Hibiscus for Skin, the Natural Firming Plant

The wonders of the hibiscus.

Hibiscus has long been a favorite ornamental plant. Few can rival its stunning beauty and bright colors. But the plant can do a lot more than just look good.

The flowers are used to make a popular drink in Egypt called “karkade,” while other parts of the plant are used to make jams, spices, soups, and sauces. The flowers also have powerful, exciting benefits to the skin, including the ability to firm and lift its appearance.

It's not only beautiful, but it's known for helping to lift and firm the appearance of skin.

A Little Bit About the Ingredient Itself

Hibiscus is a genus of flowering plants in the mallow family, with several hundred species native to warm, tropical regions. Also called “rosemallow,” hibiscus can be grown indoors or out. Flowers are large and trumpet shaped, with five or more petals. Colors include white, pink, red, orange, purple, or yellow. The extract is most often taken from the red flowers, also known as “roselle.”

Many cultures enjoy hibiscus tea, made from the flowers and served both hot and cold. In addition to Egypt, West Africa, Mexico, India, and Brazil enjoy the tangy flavor of hibiscus tea, which is also a favorite in Jamaica and other Caribbean islands.

Dried hibiscus is edible, and may be used in salads, as a vegetable or flavoring, or as a delicacy. Certain species are also used as a natural source of food coloring.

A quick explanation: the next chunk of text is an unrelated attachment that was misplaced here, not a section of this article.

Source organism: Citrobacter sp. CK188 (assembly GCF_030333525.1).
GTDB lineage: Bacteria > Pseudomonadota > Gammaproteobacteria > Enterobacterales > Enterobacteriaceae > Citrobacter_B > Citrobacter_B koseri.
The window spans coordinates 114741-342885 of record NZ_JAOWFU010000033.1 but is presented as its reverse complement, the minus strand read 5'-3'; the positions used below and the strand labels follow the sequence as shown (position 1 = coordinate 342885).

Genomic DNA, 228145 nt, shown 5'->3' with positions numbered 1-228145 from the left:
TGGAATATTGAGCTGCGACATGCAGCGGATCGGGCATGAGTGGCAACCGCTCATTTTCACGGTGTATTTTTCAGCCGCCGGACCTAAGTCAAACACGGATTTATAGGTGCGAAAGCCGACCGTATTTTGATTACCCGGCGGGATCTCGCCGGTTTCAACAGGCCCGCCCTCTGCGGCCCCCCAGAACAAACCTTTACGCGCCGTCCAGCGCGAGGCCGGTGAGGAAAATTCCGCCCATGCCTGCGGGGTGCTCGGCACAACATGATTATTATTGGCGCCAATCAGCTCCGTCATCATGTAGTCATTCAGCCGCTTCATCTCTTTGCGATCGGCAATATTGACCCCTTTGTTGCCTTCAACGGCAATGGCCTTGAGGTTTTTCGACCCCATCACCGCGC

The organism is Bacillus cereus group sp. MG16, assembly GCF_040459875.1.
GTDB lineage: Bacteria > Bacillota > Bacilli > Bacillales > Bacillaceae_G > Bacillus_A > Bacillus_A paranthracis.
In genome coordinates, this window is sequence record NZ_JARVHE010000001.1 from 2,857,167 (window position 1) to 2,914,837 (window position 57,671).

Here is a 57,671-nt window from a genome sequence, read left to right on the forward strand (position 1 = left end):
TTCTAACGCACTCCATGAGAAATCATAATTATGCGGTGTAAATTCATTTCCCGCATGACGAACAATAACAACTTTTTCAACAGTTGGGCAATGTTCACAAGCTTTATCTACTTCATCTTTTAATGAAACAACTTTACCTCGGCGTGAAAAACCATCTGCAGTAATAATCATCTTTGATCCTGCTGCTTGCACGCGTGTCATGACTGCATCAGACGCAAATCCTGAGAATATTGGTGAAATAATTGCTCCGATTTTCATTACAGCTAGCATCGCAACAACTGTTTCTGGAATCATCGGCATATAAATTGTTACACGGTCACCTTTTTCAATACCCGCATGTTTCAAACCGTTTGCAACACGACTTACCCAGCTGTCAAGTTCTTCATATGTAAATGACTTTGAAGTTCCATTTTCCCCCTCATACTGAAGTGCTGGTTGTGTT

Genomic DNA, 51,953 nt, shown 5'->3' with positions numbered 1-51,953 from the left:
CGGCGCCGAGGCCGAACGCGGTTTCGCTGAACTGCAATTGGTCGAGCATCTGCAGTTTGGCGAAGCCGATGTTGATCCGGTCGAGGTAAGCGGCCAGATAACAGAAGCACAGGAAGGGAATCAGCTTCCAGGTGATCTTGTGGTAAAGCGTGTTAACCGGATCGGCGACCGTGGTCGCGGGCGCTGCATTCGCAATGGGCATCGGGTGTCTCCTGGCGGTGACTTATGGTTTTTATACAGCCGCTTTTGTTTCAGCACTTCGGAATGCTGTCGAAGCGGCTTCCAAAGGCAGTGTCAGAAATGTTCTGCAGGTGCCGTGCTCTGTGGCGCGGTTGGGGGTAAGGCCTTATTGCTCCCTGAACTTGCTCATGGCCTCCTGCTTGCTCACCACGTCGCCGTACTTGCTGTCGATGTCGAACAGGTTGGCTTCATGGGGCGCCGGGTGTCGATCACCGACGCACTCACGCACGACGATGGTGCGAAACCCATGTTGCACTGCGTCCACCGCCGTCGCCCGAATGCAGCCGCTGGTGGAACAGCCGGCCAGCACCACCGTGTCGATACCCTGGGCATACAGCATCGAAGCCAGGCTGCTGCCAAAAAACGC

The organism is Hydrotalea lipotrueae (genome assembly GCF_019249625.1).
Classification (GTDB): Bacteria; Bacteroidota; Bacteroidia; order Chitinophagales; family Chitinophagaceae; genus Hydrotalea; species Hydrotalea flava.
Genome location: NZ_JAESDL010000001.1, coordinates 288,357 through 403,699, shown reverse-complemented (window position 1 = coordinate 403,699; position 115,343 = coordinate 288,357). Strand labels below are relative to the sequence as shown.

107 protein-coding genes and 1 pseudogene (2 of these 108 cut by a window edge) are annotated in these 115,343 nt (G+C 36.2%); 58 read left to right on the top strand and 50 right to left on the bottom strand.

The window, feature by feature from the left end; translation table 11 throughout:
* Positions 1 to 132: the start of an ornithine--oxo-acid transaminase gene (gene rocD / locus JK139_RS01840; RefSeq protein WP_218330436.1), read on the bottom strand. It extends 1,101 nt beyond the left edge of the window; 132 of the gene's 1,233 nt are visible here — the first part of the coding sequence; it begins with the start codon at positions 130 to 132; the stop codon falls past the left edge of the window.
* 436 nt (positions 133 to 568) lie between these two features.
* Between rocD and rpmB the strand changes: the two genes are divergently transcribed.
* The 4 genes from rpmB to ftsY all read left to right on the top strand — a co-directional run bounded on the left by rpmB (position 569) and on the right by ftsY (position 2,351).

Internal Health Benefits of Hibiscus

Traditionally, hibiscus was used for treating loss of appetite, colds, upper respiratory tract pain and swelling, stomach irritation, as a laxative, and as a diuretic.

More recent studies have suggested that hibiscus could have application in some of today’s health problems. Animal studies suggest it may help lower blood pressure. Quality human studies are still needed, but small human trials have also shown the plant’s potential in lowering blood pressure.

Hibiscus also has antioxidants similar to those found in bilberry, cranberry, and red wine. More research is needed, but these may prove effective in other health applications, such as helping to protect against disease. Already the extract has shown some potential in reducing bad cholesterol.

The tea is also used today to relieve problems with indigestion, to treat urinary tract infections, and to relieve kidney ailments. The fruit acids in hibiscus are thought to work as a laxative, where other compounds in the plant may soothe stomach spasms.

Benefits to the Skin

Hibiscus has a sort of magical reputation in skin care because it is a natural source of alpha-hydroxy acids (AHAs). Chemical forms of these acids can be overly harsh and damaging to the skin, but natural sources such as those in hibiscus can help provide the same benefits without the harsh drawbacks. AHAs are known to help exfoliate, control oily skin and clogged pores, all of which can encourage fresher, younger, and smoother looking skin. They also increase moisture and firm your skin's look.

On top of the AHA activity are the antioxidants, which are called “anthocyanocides.” These not only protect the skin from environmental stressors, but have properties that help pores to appear smaller. They also can help with sensitive skin.

Finally, the plant has a high mucilage content, which makes it a great skin moisturizer. Combine all these properties together and you have a wonderful anti-aging ingredient that with regular use, helps skin to appear more supple and flawless overall. Plus it has a lovely, natural scent.